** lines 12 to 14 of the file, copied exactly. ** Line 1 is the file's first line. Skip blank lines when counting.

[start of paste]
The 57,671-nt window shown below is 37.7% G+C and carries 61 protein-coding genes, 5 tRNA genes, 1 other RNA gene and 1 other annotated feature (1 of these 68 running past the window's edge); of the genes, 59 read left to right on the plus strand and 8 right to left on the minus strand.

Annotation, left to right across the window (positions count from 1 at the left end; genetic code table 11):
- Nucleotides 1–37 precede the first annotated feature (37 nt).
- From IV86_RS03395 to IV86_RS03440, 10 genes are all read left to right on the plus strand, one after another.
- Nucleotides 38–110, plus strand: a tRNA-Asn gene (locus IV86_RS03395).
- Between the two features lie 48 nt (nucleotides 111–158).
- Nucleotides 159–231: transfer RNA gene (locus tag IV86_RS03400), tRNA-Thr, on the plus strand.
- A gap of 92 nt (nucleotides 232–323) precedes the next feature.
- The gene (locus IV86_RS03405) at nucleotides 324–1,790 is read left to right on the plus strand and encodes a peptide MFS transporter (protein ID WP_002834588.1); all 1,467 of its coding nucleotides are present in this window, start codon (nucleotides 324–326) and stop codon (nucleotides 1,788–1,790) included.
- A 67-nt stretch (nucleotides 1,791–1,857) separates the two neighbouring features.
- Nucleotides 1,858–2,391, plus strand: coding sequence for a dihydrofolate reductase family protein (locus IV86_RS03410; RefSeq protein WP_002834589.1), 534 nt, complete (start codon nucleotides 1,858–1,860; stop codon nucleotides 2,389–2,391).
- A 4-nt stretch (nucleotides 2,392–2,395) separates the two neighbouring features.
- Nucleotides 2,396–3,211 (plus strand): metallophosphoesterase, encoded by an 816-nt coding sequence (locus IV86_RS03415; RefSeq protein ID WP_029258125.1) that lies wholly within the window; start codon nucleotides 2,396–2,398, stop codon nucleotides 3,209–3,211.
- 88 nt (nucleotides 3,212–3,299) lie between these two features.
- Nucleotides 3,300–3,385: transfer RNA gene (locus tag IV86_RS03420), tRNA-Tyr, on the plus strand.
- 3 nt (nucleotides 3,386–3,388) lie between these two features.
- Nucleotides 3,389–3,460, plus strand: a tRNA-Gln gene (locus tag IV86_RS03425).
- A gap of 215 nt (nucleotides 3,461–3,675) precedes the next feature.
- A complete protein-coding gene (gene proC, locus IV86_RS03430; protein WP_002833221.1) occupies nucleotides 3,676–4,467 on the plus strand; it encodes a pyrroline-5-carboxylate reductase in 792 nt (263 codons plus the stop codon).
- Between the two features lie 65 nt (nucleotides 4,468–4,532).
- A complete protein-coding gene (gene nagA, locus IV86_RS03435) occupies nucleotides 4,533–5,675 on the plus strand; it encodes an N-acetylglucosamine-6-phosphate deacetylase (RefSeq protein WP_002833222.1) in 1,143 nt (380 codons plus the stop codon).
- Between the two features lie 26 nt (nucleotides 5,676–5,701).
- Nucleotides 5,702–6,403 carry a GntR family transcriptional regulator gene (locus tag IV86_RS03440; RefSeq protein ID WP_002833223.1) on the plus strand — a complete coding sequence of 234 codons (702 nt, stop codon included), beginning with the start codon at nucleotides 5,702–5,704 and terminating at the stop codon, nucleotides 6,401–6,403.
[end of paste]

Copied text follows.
- A 4-nt stretch (nucleotides 2,392–2,395) separates the two neighbouring features.
- Nucleotides 2,396–3,211 (plus strand): metallophosphoesterase, encoded by an 816-nt coding sequence (locus IV86_RS03415; RefSeq protein ID WP_029258125.1) that lies wholly within the window; start codon nucleotides 2,396–2,398, stop codon nucleotides 3,209–3,211.
- 88 nt (nucleotides 3,212–3,299) lie between these two features.